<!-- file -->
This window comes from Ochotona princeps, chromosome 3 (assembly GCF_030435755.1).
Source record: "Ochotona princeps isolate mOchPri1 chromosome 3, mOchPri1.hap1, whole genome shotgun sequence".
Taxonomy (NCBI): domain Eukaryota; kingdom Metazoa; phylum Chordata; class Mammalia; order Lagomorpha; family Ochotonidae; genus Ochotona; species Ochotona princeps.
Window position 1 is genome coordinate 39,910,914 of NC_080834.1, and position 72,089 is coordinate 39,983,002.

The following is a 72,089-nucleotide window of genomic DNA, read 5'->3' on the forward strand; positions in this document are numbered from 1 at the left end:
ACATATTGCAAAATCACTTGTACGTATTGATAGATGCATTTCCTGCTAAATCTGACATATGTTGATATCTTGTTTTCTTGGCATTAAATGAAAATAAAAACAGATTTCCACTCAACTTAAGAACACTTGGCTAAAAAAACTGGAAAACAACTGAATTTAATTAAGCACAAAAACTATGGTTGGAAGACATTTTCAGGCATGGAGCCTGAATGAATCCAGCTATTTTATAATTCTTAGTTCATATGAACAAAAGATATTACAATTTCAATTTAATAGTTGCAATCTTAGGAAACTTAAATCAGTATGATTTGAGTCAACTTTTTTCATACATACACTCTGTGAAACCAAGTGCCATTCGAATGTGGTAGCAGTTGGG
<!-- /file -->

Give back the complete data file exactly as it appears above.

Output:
This window comes from Ochotona princeps, chromosome 3 (assembly GCF_030435755.1).
Source record: "Ochotona princeps isolate mOchPri1 chromosome 3, mOchPri1.hap1, whole genome shotgun sequence".
Taxonomy (NCBI): domain Eukaryota; kingdom Metazoa; phylum Chordata; class Mammalia; order Lagomorpha; family Ochotonidae; genus Ochotona; species Ochotona princeps.
Window position 1 is genome coordinate 39,910,914 of NC_080834.1, and position 72,089 is coordinate 39,983,002.

The following is a 72,089-nucleotide window of genomic DNA, read 5'->3' on the forward strand; positions in this document are numbered from 1 at the left end:
ACATATTGCAAAATCACTTGTACGTATTGATAGATGCATTTCCTGCTAAATCTGACATATGTTGATATCTTGTTTTCTTGGCATTAAATGAAAATAAAAACAGATTTCCACTCAACTTAAGAACACTTGGCTAAAAAAACTGGAAAACAACTGAATTTAATTAAGCACAAAAACTATGGTTGGAAGACATTTTCAGGCATGGAGCCTGAATGAATCCAGCTATTTTATAATTCTTAGTTCATATGAACAAAAGATATTACAATTTCAATTTAATAGTTGCAATCTTAGGAAACTTAAATCAGTATGATTTGAGTCAACTTTTTTCATACATACACTCTGTGAAACCAAGTGCCATTCGAATGTGGTAGCAGTTGGG